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As I sat waiting to be seen by my gynecologist I considered the unpleasant looking speculums and other tools in front of me. Wrapped in a paper gown, I wondered if it would be a man or a woman. I’d never met this person.
A short time later a male gynecologist walked in. After briefly confirming whether my medical history was correct he asked me about why I did not have regular periods, and I explained that I had never used birth control nor did I have a sexual history. There was an expression of disbelief on his face throughout.
It was the shortest exam ever. After being told I didn’t need a pap smear I was diagnosed for amenorrhea – an absence of menstrual bleeding. My gynecologist then quickly exited the examination room. I wanted to ask what amenorrhea was but ultimately had to Google the answer.
The experience left me wondering whether other patients felt just as uninvolved and untrusted by their gynecologist as I did.
Gynecology exams provide early detection for life threatening illnesses such as breast, cervical and ovarian cancer, all of which have few obvious symptoms. A recent survey by Planned Parenthood found that many women are not aware of how often they need to be screened, while black and Latino women were found to put off screenings at rates far higher than white women.
But even for women who do make regular GYN visits, the lack of communication with their physician can make for an uncomfortable experience at best, and at worst can mean that vital information is lost. That’s especially true for younger women.
Priscilla Carmona lives in Montebello and is a graduate of Whittier College. “Unfortunately, when I tried to be honest with my doctor, she did not fully believe me when I explained my sexual status. She questioned me, rephrasing the question, even asking for my mom to step out.”
Carmona said it was a couple of years before she returned to the GYN clinic. “I felt embarrassed and I felt belittled by the experience,” she added.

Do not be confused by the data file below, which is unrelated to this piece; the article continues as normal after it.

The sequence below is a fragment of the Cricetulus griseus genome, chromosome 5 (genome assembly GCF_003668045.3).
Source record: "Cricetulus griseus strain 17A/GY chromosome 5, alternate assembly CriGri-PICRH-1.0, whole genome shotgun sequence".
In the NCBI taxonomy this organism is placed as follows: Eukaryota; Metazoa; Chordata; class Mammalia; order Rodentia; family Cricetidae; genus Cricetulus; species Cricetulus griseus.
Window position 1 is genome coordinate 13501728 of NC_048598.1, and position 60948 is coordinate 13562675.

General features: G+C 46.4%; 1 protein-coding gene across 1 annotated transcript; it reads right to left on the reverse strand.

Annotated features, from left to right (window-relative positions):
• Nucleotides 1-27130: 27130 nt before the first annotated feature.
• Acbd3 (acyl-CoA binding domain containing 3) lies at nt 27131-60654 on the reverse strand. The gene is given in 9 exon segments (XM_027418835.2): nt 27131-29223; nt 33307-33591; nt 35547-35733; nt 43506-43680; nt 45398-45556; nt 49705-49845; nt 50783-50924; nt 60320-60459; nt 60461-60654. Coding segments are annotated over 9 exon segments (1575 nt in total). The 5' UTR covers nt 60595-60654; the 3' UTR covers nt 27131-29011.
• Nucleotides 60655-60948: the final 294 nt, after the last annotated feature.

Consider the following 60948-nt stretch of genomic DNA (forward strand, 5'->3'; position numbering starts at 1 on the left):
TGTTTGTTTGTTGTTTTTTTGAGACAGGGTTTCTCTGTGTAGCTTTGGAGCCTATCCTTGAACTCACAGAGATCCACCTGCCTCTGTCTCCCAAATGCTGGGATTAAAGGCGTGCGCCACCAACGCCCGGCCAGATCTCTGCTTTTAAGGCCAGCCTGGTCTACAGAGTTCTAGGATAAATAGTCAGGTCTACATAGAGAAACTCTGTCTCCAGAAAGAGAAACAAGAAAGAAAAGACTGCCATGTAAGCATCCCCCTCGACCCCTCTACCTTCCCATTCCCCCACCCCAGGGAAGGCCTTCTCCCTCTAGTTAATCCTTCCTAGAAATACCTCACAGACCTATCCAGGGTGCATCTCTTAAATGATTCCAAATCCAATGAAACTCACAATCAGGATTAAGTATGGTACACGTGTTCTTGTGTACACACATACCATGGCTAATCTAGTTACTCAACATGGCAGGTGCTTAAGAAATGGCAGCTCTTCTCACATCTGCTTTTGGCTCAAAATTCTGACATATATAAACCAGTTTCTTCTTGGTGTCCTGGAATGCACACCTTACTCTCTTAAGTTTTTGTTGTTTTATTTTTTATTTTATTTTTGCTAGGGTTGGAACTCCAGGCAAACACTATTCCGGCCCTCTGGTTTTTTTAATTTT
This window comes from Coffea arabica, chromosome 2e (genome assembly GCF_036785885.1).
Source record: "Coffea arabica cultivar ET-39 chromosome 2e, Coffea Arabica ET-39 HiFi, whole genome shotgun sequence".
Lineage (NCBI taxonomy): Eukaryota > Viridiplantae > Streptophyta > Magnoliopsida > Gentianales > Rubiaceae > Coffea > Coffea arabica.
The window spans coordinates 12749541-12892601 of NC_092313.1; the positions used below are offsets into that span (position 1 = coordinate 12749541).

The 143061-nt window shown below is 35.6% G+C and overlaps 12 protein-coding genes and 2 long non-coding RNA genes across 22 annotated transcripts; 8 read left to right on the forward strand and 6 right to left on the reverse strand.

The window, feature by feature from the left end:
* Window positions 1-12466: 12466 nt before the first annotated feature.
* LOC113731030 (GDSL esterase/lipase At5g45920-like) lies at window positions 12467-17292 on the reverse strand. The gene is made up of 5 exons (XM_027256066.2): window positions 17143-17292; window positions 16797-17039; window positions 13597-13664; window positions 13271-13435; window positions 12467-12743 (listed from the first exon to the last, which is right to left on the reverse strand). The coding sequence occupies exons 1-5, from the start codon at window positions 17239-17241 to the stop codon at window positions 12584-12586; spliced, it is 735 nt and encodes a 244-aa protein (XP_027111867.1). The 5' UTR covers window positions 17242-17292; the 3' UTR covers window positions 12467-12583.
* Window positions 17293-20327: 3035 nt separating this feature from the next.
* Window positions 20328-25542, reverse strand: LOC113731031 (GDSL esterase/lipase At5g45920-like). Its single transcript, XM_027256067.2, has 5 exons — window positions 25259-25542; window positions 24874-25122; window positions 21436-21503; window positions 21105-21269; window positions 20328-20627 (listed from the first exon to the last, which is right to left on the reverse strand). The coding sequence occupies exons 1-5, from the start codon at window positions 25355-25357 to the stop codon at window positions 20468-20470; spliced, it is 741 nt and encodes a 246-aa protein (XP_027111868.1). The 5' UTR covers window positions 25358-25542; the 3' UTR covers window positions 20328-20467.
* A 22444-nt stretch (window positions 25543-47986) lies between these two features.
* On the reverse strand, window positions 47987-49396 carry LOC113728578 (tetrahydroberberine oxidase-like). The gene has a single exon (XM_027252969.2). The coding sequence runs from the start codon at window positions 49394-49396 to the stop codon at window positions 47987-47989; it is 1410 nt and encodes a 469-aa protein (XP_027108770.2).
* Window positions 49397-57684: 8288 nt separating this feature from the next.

A key factor in any appointment is mutual trust between the physician and patient. So when Carmona eventually found a new gynecologist she was surprised to learn that she was always available — even outside of the doctor’s office. Carmona knew she was a better fit.
“She promptly responded to emails, and never thought a question was too small or uninformed,” Carmona said. “She was much more approachable which allowed me to be more educated and knowledgeable about my body.”
21-year-old Cal State Long Beach senior Brianna Galvan is majoring in Human Development. She said her yearly physical exams were not something she looked forward to, so prior to her first gynecology exam she prepared a set of questions she hoped would be answered. When Galvan’s gynecologist reassured her that it was a safe space and that she wasn’t alone, the doctor then went on to answer her questions about birth control and the different options.
“She treated me like I was an adult worthy of dialogue,” Galvan said. “I was always hesitant to ask about birth control … So my gynecologist took the time to break it down for me.”
Most people agree that doctors need to be sensitive to patient needs. In fact, there’s growing attention being paid to the need for more culturally sensitive doctors serving an increasingly diverse population.
This could not be more true for young women struggling with their first GYN visit. “[Doctors] should avoid scolding patients for not coming in sooner or for not knowing how to openly express themselves,” Carmona said. “Overall, physicians should focus on making the patient feel welcome and dignified.”
However, the doctor can’t always know what we need unless we take the responsibility of speaking openly about our health concerns. Here are a few tips to prepare for your next gynecology appointment:
- Be honest about your sexuality or lack of sexuality. Physicians only ask you about your sexual history and menstrual cycle to ensure prevention for unwanted health risks such as STI’s or other vaginal infections.
- Bring someone you trust with you. Sometimes bringing in a support system such as your older sister, mom or your best friend can help alleviate anxiety. They can even help you ask a question you may have otherwise forgotten to ask.
- Find the right gynecologist who will take your questions and concerns seriously. Ask about the pros and cons of different types of contraception. And if you’re feeling scared about a pap smear or a mammogram ask the doctor to explain the procedure.
- Don’t be shy about your body or about asking questions. They have seen and heard it all. It’s a judge-free zone. Whether you have doubts about methods of contraception, abnormal discharge, menstrual or any unusual abdominal or breast pain, these symptoms should not be overlooked.
- You should make sure to tell them how you feel. A gynecology exam isn’t always the most comfortable experience and it’s ok to admit it.